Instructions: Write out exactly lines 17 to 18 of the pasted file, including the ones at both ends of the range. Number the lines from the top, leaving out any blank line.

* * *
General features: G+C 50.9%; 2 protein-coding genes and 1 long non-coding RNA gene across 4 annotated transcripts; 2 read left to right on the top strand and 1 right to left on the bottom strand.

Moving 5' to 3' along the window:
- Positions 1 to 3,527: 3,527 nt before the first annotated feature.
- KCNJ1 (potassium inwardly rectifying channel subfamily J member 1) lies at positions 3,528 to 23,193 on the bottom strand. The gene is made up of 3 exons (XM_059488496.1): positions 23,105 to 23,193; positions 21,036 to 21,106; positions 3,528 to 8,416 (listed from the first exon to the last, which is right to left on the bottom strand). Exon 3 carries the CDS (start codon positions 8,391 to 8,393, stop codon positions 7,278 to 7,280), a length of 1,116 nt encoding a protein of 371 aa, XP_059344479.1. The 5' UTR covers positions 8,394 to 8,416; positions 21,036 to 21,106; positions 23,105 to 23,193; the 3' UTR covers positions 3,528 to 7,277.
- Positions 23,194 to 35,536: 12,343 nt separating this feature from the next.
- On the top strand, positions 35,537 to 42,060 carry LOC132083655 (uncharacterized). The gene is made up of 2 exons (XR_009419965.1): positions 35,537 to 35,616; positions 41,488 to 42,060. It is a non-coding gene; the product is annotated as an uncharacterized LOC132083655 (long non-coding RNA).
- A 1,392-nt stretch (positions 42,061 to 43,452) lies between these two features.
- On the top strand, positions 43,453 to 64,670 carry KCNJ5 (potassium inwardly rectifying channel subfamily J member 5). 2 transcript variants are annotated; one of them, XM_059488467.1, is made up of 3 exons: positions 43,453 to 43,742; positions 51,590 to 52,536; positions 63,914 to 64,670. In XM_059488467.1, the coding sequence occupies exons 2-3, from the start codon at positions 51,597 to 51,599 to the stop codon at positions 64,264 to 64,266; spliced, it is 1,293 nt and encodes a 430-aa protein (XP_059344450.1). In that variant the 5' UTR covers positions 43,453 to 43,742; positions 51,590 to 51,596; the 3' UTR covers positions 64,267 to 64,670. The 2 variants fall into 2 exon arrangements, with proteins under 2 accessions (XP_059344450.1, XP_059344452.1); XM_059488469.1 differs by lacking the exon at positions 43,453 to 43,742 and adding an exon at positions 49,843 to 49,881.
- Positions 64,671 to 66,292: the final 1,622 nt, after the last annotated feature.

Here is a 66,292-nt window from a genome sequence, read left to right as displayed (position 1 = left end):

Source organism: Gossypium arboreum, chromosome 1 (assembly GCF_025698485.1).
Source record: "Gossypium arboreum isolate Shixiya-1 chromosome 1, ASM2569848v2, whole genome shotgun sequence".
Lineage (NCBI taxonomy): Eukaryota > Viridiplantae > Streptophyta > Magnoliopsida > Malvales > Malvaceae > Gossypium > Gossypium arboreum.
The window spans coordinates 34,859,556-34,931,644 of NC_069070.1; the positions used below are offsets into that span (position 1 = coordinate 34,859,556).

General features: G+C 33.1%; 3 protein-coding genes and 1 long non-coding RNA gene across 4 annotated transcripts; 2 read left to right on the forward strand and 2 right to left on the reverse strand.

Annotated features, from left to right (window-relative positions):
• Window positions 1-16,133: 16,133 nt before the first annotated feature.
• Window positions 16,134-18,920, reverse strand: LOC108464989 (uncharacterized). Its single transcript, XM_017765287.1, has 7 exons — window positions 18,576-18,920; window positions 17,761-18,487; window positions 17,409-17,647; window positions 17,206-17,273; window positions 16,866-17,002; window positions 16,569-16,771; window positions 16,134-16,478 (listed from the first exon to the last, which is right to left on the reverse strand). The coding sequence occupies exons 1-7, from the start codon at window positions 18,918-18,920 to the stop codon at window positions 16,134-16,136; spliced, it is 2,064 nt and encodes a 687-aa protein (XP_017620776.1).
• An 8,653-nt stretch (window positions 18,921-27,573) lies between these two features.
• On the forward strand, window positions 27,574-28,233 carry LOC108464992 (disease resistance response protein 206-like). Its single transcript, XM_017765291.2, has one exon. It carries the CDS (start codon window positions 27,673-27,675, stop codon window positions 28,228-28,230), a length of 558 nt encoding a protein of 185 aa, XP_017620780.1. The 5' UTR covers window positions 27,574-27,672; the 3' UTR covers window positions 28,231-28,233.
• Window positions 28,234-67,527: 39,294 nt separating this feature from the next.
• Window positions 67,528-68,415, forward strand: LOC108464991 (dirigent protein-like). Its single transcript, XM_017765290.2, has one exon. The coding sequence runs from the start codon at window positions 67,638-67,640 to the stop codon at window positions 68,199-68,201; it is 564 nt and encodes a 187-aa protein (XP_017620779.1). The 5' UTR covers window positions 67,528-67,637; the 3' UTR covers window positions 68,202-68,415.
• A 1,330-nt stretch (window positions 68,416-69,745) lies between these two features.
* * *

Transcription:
• Window positions 1-16,133: 16,133 nt before the first annotated feature.
• Window positions 16,134-18,920, reverse strand: LOC108464989 (uncharacterized). Its single transcript, XM_017765287.1, has 7 exons — window positions 18,576-18,920; window positions 17,761-18,487; window positions 17,409-17,647; window positions 17,206-17,273; window positions 16,866-17,002; window positions 16,569-16,771; window positions 16,134-16,478 (listed from the first exon to the last, which is right to left on the reverse strand). The coding sequence occupies exons 1-7, from the start codon at window positions 18,918-18,920 to the stop codon at window positions 16,134-16,136; spliced, it is 2,064 nt and encodes a 687-aa protein (XP_017620776.1).